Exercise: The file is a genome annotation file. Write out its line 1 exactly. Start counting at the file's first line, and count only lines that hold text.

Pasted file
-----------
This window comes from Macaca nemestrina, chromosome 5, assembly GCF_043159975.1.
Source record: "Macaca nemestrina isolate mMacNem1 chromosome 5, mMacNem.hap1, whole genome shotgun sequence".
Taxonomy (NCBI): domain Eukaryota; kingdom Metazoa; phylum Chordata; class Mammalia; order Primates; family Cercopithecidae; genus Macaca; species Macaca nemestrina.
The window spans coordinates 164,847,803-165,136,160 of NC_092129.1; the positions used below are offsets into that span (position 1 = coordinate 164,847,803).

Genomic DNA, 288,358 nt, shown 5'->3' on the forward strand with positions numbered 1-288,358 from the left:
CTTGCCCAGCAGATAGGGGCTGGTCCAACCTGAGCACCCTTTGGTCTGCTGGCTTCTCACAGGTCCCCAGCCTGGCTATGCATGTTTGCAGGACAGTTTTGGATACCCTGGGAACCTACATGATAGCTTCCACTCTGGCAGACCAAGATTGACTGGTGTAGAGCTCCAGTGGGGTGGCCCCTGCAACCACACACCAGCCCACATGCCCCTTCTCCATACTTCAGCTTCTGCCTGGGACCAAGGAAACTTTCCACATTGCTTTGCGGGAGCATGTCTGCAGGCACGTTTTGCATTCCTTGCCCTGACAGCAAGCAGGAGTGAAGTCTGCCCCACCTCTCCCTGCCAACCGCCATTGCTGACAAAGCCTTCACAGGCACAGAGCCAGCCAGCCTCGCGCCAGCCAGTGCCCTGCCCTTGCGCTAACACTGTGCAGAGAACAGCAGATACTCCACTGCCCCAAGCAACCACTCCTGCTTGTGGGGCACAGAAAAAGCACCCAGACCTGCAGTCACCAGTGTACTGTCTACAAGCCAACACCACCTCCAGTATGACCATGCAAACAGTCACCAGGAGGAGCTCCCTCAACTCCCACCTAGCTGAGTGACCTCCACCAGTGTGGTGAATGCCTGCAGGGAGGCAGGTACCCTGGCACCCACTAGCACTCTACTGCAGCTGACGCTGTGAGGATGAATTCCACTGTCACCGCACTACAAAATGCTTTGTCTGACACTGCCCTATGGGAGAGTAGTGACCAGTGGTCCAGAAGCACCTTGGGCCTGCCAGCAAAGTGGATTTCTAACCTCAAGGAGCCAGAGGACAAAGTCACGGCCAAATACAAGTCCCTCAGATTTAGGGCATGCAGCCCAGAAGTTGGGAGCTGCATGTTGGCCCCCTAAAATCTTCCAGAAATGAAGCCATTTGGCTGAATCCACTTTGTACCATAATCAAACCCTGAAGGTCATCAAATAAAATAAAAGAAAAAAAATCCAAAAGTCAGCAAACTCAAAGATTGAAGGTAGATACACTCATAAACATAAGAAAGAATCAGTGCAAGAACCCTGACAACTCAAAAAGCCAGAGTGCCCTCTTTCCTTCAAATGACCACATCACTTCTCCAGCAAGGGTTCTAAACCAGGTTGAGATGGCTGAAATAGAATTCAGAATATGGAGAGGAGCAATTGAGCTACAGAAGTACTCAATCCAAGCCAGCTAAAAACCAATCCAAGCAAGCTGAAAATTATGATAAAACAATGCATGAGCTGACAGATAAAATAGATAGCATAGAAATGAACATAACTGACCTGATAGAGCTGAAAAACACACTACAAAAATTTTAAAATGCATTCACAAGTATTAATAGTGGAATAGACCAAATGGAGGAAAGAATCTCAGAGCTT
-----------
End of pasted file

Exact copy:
This window comes from Macaca nemestrina, chromosome 5, assembly GCF_043159975.1.